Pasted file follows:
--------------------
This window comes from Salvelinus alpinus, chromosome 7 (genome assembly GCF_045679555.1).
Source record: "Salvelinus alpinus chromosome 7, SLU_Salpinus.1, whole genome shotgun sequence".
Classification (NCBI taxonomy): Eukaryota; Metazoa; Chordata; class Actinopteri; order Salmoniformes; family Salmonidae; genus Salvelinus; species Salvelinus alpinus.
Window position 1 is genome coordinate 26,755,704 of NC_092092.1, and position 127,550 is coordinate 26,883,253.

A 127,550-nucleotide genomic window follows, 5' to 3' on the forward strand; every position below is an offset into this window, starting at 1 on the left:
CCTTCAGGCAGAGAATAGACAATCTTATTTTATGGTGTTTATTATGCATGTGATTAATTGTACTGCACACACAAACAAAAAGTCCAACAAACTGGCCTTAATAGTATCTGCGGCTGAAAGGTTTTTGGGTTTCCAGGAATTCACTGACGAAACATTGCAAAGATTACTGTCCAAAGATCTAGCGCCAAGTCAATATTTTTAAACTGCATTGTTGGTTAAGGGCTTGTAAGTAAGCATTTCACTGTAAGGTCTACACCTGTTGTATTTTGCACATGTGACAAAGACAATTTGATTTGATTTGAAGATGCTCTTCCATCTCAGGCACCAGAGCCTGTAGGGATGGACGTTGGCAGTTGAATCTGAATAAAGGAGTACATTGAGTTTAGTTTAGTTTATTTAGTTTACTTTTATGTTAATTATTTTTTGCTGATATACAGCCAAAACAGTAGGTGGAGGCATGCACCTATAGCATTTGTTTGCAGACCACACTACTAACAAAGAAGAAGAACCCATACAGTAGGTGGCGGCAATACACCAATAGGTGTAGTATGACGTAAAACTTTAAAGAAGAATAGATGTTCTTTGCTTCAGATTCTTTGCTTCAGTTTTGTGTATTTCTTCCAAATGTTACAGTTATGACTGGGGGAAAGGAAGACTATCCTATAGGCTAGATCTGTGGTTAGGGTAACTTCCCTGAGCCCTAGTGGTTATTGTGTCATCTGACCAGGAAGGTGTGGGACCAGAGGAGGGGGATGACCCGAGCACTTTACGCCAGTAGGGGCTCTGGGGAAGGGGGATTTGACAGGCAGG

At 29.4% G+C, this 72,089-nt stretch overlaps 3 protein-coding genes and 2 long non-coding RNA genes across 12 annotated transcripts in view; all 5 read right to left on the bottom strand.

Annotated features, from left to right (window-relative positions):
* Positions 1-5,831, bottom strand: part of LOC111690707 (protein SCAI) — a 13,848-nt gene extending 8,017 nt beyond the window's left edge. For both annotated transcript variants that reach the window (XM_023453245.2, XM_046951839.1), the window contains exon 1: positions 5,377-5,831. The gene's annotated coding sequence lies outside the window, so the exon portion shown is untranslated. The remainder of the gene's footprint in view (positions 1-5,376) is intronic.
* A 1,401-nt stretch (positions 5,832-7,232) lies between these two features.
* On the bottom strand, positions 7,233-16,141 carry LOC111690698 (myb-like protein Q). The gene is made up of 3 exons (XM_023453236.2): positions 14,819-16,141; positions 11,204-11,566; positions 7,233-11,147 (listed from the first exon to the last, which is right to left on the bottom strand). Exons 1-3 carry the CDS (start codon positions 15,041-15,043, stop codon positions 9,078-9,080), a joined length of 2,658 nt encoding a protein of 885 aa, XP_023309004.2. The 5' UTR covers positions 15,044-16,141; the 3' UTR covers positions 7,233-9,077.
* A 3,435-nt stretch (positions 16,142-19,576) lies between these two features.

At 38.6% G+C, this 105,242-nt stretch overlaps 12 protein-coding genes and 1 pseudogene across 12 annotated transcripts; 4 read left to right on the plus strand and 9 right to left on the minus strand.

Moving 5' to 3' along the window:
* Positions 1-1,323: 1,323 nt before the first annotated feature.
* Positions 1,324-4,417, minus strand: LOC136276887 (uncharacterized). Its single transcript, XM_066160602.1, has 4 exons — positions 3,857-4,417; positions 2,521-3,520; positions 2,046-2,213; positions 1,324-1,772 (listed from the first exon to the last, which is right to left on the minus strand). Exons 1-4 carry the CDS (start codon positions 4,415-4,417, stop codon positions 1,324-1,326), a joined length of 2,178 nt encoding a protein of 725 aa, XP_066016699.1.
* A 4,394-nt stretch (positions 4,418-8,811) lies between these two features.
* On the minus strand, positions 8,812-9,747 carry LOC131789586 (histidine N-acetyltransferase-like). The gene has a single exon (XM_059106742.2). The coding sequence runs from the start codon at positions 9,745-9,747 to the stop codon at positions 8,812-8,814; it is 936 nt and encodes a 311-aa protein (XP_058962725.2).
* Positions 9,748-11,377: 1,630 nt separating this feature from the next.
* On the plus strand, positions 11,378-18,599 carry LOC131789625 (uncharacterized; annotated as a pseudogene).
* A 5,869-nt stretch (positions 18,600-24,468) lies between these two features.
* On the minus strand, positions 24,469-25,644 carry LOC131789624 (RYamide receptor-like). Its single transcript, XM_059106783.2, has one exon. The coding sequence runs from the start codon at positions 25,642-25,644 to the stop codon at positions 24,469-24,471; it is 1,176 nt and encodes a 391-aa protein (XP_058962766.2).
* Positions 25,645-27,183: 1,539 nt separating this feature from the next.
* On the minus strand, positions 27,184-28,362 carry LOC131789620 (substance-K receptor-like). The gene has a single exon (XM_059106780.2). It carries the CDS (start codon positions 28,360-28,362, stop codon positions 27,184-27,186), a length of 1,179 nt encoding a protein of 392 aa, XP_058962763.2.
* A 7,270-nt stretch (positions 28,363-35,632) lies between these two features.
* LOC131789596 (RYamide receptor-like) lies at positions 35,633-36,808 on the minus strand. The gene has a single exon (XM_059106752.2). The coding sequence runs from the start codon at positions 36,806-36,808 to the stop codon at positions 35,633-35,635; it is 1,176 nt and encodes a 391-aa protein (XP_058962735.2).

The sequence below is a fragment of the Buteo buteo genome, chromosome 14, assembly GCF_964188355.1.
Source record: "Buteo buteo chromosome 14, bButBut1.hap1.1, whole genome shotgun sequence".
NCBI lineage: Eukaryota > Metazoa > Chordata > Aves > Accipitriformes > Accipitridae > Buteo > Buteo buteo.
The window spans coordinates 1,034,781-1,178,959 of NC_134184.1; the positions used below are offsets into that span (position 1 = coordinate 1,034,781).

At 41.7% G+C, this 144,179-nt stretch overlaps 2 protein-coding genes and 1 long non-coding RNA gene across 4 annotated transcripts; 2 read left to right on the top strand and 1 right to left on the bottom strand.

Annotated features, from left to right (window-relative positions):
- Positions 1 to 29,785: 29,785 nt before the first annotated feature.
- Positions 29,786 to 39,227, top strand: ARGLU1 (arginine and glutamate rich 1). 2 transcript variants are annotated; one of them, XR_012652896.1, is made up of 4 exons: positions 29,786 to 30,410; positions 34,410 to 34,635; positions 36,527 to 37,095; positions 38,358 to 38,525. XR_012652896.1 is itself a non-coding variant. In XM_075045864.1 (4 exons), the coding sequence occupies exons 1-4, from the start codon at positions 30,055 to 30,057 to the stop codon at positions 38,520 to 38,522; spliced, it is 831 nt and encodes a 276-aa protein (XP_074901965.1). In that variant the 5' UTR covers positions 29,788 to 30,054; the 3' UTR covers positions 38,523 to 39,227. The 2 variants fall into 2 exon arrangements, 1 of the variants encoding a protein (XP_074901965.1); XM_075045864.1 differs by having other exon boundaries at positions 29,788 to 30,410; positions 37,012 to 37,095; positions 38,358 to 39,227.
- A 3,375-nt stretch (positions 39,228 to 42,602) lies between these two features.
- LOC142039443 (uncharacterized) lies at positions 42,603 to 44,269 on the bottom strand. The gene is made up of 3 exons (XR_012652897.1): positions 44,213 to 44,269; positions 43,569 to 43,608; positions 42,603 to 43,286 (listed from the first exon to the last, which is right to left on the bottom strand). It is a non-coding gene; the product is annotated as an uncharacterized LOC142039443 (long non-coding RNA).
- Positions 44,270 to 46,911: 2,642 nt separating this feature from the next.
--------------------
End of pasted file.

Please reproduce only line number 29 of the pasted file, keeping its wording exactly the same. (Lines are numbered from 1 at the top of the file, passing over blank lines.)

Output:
NCBI lineage: Eukaryota > Metazoa > Chordata > Aves > Accipitriformes > Accipitridae > Buteo > Buteo buteo.